F: I mean, I’m sure that in other math classes that I took, I could have figured out a lot of the things for myself, but it was just easier to listen. But… maybe I never really knew that I could do it by myself, but now I do….

M: …. Just, this does make it easier to get up in front of someone, show them what you did and feel more comfortable in defending on what you did, compared to someone who didn’t take this class.

19

student descriptions

Student descriptions ……

F: Maybe just the fact that a lot of times, if I come across a hard problem, I would think, ‘Okay, I just don’t really care if I learn this or not.’ And now it’s more like, ‘I can come back to it later.’ I’ve learned to cope with my frustrations more, I guess.

M: …It’s never really boring to do it this way, there’s always something new to do, and it’s not very repetitive at all. Like, even though the class general format is the same every time, there’re always different theorems. And it seems like we move pretty quickly… we don’t get stuck for too long, because the whole class is working together.

M: … There’s just kind of this collective thing that kind of builds in the IBL course. You feel like you’re part of something… when we’re all putting our efforts towards this problem.

20

concluding remarks
Concluding Remarks
  • Students’ shared responsibility for setting the course pace and direction made a measurable difference in the strength of students learning gains.
  • The important roles of both collaborative and individual work in students’ engagement and learning processes:

- Challenging and meaningful problem-solving and collaborative work fostered students’ learning and positive experiences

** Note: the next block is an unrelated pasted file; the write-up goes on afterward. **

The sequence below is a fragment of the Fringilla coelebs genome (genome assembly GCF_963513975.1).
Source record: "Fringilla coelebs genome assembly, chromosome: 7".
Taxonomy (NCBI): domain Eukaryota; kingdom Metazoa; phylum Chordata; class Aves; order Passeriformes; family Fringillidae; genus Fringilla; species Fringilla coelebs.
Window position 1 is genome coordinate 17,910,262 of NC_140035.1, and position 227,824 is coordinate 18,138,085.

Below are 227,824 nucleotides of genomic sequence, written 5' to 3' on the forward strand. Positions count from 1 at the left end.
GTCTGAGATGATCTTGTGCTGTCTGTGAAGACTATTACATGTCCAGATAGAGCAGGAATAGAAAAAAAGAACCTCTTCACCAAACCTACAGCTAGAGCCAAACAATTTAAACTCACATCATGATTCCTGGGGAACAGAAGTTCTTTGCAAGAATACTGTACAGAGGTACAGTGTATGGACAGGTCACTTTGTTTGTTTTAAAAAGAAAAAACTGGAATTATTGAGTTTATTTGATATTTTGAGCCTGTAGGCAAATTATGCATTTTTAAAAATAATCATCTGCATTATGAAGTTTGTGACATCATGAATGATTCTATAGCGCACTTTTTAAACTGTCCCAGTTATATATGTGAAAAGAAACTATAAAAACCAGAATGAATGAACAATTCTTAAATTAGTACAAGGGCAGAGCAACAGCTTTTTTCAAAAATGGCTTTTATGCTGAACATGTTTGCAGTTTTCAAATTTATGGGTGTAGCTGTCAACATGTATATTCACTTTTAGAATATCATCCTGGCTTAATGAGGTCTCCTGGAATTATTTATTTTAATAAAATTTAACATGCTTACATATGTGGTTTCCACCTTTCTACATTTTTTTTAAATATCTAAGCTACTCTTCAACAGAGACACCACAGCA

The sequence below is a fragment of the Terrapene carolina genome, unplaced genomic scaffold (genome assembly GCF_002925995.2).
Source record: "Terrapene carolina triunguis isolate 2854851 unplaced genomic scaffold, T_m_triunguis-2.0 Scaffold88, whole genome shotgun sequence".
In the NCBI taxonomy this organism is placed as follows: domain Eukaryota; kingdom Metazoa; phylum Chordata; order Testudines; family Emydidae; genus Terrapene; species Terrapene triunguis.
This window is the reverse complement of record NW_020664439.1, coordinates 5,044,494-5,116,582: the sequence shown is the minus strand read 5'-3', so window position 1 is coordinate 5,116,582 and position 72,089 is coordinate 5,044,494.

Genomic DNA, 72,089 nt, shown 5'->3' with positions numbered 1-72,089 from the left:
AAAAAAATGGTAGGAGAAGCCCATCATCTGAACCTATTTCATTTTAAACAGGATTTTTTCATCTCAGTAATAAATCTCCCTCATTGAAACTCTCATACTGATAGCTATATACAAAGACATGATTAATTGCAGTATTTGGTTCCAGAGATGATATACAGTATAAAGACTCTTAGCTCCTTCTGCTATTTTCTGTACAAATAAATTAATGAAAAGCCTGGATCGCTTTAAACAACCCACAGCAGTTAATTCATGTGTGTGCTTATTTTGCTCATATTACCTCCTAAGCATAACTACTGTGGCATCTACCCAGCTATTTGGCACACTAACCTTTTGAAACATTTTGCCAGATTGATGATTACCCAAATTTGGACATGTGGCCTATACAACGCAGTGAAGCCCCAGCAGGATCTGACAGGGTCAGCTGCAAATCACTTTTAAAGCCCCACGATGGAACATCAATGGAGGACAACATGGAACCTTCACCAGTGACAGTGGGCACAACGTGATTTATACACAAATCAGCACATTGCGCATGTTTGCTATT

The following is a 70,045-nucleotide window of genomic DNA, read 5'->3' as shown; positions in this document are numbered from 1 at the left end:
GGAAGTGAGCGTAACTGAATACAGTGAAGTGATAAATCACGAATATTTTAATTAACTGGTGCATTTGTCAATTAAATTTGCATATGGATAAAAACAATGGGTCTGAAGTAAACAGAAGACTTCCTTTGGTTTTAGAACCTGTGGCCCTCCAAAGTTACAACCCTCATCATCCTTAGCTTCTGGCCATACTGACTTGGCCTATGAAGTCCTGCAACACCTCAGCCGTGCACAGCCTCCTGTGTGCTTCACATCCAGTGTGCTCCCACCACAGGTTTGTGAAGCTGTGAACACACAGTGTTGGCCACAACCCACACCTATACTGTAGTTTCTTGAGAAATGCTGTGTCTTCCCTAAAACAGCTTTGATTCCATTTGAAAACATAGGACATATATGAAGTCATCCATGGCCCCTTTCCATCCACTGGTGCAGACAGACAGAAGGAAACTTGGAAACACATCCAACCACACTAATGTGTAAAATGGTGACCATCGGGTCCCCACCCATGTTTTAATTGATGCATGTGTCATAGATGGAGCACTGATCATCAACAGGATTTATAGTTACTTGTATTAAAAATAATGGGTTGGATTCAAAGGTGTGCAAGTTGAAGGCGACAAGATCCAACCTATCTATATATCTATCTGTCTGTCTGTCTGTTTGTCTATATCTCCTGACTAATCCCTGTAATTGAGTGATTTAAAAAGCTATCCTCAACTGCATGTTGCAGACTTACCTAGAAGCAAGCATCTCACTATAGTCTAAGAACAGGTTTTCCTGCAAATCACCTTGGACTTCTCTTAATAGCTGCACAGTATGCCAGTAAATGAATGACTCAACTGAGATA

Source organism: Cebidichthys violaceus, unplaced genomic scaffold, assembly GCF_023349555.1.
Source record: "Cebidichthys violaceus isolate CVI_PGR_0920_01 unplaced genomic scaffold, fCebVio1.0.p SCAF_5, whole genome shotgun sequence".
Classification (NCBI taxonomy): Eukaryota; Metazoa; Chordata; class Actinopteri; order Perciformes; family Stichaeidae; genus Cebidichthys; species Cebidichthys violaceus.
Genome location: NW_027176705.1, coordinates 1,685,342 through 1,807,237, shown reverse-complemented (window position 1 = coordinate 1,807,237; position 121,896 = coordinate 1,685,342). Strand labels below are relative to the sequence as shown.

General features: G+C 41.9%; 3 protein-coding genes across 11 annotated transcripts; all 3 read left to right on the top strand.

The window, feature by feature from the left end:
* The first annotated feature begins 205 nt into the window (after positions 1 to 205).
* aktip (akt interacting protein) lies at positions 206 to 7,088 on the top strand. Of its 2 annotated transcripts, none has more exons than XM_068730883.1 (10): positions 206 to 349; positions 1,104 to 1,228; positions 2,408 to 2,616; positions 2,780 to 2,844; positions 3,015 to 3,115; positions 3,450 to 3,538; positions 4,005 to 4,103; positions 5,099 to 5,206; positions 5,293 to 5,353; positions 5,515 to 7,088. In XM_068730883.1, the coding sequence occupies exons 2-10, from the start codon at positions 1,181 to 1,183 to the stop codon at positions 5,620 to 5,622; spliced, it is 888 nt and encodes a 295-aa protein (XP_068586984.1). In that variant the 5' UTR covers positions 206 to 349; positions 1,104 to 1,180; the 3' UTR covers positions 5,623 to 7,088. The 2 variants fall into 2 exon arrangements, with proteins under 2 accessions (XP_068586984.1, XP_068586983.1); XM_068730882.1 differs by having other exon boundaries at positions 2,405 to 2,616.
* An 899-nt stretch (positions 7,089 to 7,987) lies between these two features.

• Interactive and collaborative course experiences seemed to eliminate discouraging experiences that may impede learning in lecture-based courses for women and first-year students.

 Taylor, 1998: ‘ horizontal student-teacher relationship’

 Cummins, 2000: ‘collaborative power relations’

 Nasir, 2002; Wenger, 1998: students’ identity, goals, and learning transformed by participating in a more open and active social learning environment

21

slide22

Better approaches to mathematics learning will not only emphasize immediate and easily measurable cognitive outcomes, but will also consider learning situations as important occasions for meaningful engagement and personal cognitive, affective and social growth.

22

important issues to be considered

Important issues to be considered

How can institutional culture and practices enhance students positive experiences and learning?

What kind of curriculum, materials and activities help students build positive relations to the subject and to their own and others’ learning?

How can instructors reduce negative affect & increase positive affect in their daily classrooms?

What can other students do to reduce their peers’ negative affect and increase others’ positive learning experiences?

23

slide24
A few references:

- Educational Studies in Mathematics, 2006, No. 63. Special Issue on Affect.

- Malmivuori (Hassi). (2001). The dynamics of affect, cognition, and social environment in the regulation of personal learning processes: The case of mathematics. Research report 172. Helsinki, Finland: Helsinki University Press.

http://ethesis.helsinki.fi/julkaisut/kas/kasva/vk/malmivuori/

- Malmivuori (Hassi), M. L. (2008). Understanding student affect in learning mathematics. In: C.L. Petroselli (Ed.), Science Education Issues and Developments, pp. 125-149. Nova Science Publishers, Inc.

- Laursen, S., Hassi, M.-L., Kogan, M., Hunter, A.-B., & Weston, T. (2011). Evaluation of the IBL Mathematics Project: Student and Instructor Outcomes of Inquiry-Based Learning in College Mathematics. Boulder, CO: University of Colorado, Ethnography & Evaluation Research. http://www.colorado.edu/eer/research/steminquiry.html

Thanks to The Educational Advancement Foundation (EAF), - Sponsor of the IBL Evaluation Project